YOU could probably have heard the shouts of delight when the person responsible for naming the newest Skoda found the perfect word.
It can't have been easy. This third, and smallest, addition to the Czech car maker's range of SUVs had to start with a 'K' and end with a 'Q' to match the existing Karoq and Kodiaq.
So, thank you, the Inuit people of northern Canada and Greenland for coining the word Kamiq to mean something that fits perfectly in every situation, like a second skin.
That's how Skoda explains the name selection and you wonder how many other national dictionaries would have to be raided if a fourth SUV ever joins the line up.
Beneath the name sits a sensibly sized, sensibly priced and sensibly equipped (it is a Skoda, after all) addition to the exploding roll call of SUVs - not least from within the VW Group itself.
So, the Kamiq has to fight it out with similarly sized siblings from SEAT, with the Arona and VW itself (T-Cross) and hope its Skoda-ness clinches the deal and helps sell a projected 9,500 of them in the coming year.
While the Octavia is by far the biggest seller for Skoda in the UK (and a new version is imminent) the Kamiq enters the fastest growing new car segment as buyers hook on to the charms of sitting higher in a bolder looking car than a typical hatchback.
Underneath, you'll find a car based extremely closely on the still newly arrived Skoda Scala hatch and a glance at their dashboards shows they're pretty well identical too.
The Scala, with prices from £16,595 also starts lower than the Kamiq, with the entry level version at £17,700 and has a bigger boot (seats up or folded flat) than the newcomer - but such practicalities are unlikely to matter much for lots of buyers.
Instead, they'll warm to the Kamiq's solidly chunky shape, built tall in proper SUV fashion and faced with headlamps placed below the always-on daylight running lights for a gently distinctive touch.
Skoda says its tape measure shows the newcomer has class leading headroom, knee room and elbow room and there's a generous 26 litres of space for stowing the detritus of life on the road, with room for 1.5 litre bottles in the front doors, 0.5 litres in the rear ones and stowage spaces under the front seats.
The Kamiq comes in three trim levels, starting at S and with just a single (95hp) petrol engine and five-speed manual gearbox offered is likely to be a modest seller. Standard kit includes alloy wheels, LED lights, sound system with DAB and a 6.5-inch touchscreen.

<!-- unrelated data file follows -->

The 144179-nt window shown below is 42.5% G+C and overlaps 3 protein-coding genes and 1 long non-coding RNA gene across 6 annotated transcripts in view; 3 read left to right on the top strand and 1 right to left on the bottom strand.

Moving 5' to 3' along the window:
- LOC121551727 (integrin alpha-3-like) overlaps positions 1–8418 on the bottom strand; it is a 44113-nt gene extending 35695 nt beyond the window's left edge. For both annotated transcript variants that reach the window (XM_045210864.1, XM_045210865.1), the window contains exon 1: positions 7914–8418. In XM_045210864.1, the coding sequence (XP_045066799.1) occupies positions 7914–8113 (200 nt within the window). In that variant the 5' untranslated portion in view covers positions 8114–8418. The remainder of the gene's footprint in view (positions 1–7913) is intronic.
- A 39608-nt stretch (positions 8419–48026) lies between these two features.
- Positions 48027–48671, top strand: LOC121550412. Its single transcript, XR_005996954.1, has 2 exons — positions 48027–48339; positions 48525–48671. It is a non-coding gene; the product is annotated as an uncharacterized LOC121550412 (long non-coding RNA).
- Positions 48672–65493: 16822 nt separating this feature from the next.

Skoda thinks the next grade up (SE, from £19,135) will be the biggest seller. It adds larger alloys, upgraded sound system, rear parking sensors, cruise control and Apple CarPlay.
Move to SEL (from £21,180) and your alloys grow larger still, to 18-inches, and you'll find satellite navigation, a larger touchscreen, keyless ignition and blind spot detection.
Safety kit includes a lane departure warning that gently tries to steer you straight between the white lines and can turn irritating but can be switched off with a couple of pushes of a steering wheel mounted button.
There are three petrol engines available, a pair of 999cc three-cylinder petrol units with 95 or 115hp and a 1.5 litre, four-cylinder with 150hp. A sole diesel, with 1.6 litres and 115hp is offered but is likely to be a tiny seller in the UK.
Whichever fuel you choose or gearbox (five or six-speed manual or seven-speed DSG automatic) the emissions are all tightly grouped in VED band G with figures from 112 to 116g/km of CO2.
The diesel is, unsurprisingly, the most economical Kamiq, with up to 56.5mpg in the new and tougher official tests compared to a petrol best of 49.6mpg.
Biggest selling engine is likely to be the 115hp 1.0 litre petrol unit and a drive through some lovely Scottish border scenery (spotted through sheets of autumnal rain) showed what a good choice this will prove.
A typically crisp VW Group gearchange helped smooth progress up some steepish hills, where the distant thrum of the three-cylinder engine never intruded and provided perfectly decent performance (9.9 seconds to 62mph, 120mph) and a satisfactory 44.1mpg on the trip computer at journey's end.
The lesser powered, 95hp engine has to work harder on hills and the £800 charged for the extra dose of power and 115hp (and a sixth speed in the gearbox) looks like money well spent. Going diesel adds £1,900 to the bill and would need many, many more economical miles to pay back the difference.
So there you have it; Skoda offers (yet) another car designed for people who like a touch of style, know what represents proper value and is just... so sensible.